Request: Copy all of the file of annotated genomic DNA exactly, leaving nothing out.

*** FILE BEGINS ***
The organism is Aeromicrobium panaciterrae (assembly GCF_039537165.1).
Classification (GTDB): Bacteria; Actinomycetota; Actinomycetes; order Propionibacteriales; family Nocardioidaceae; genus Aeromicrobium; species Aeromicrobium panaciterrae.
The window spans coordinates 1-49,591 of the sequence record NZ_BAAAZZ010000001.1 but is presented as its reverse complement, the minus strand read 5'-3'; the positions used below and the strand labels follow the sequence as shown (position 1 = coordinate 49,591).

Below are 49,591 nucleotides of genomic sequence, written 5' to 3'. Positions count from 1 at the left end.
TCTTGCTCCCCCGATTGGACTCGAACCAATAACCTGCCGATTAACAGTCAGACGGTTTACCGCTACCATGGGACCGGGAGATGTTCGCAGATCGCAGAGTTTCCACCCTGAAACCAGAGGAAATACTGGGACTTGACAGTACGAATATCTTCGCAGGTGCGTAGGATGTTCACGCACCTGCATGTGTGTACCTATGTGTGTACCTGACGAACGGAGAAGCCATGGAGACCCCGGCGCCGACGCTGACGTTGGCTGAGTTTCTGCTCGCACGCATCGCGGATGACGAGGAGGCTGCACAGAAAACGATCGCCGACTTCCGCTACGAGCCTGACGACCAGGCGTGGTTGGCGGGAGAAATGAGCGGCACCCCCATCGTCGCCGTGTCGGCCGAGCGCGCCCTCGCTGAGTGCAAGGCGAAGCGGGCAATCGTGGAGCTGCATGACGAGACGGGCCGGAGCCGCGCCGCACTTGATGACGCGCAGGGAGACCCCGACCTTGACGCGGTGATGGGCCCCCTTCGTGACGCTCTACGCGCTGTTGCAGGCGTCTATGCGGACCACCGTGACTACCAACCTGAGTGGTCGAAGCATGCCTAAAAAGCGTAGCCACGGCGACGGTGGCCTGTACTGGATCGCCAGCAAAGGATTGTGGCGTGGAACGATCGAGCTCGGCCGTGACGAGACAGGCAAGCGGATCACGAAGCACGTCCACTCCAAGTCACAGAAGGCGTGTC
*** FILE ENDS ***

The organism is Aeromicrobium panaciterrae (assembly GCF_039537165.1).
Classification (GTDB): Bacteria; Actinomycetota; Actinomycetes; order Propionibacteriales; family Nocardioidaceae; genus Aeromicrobium; species Aeromicrobium panaciterrae.
The window spans coordinates 1-49,591 of the sequence record NZ_BAAAZZ010000001.1 but is presented as its reverse complement, the minus strand read 5'-3'; the positions used below and the strand labels follow the sequence as shown (position 1 = coordinate 49,591).

Below are 49,591 nucleotides of genomic sequence, written 5' to 3'. Positions count from 1 at the left end.
TCTTGCTCCCCCGATTGGACTCGAACCAATAACCTGCCGATTAACAGTCAGACGGTTTACCGCTACCATGGGACCGGGAGATGTTCGCAGATCGCAGAGTTTCCACCCTGAAACCAGAGGAAATACTGGGACTTGACAGTACGAATATCTTCGCAGGTGCGTAGGATGTTCACGCACCTGCATGTGTGTACCTATGTGTGTACCTGACGAACGGAGAAGCCATGGAGACCCCGGCGCCGACGCTGACGTTGGCTGAGTTTCTGCTCGCACGCATCGCGGATGACGAGGAGGCTGCACAGAAAACGATCGCCGACTTCCGCTACGAGCCTGACGACCAGGCGTGGTTGGCGGGAGAAATGAGCGGCACCCCCATCGTCGCCGTGTCGGCCGAGCGCGCCCTCGCTGAGTGCAAGGCGAAGCGGGCAATCGTGGAGCTGCATGACGAGACGGGCCGGAGCCGCGCCGCACTTGATGACGCGCAGGGAGACCCCGACCTTGACGCGGTGATGGGCCCCCTTCGTGACGCTCTACGCGCTGTTGCAGGCGTCTATGCGGACCACCGTGACTACCAACCTGAGTGGTCGAAGCATGCCTAAAAAGCGTAGCCACGGCGACGGTGGCCTGTACTGGATCGCCAGCAAAGGATTGTGGCGTGGAACGATCGAGCTCGGCCGTGACGAGACAGGCAAGCGGATCACGAAGCACGTCCACTCCAAGTCACAGAAGGCGTGTC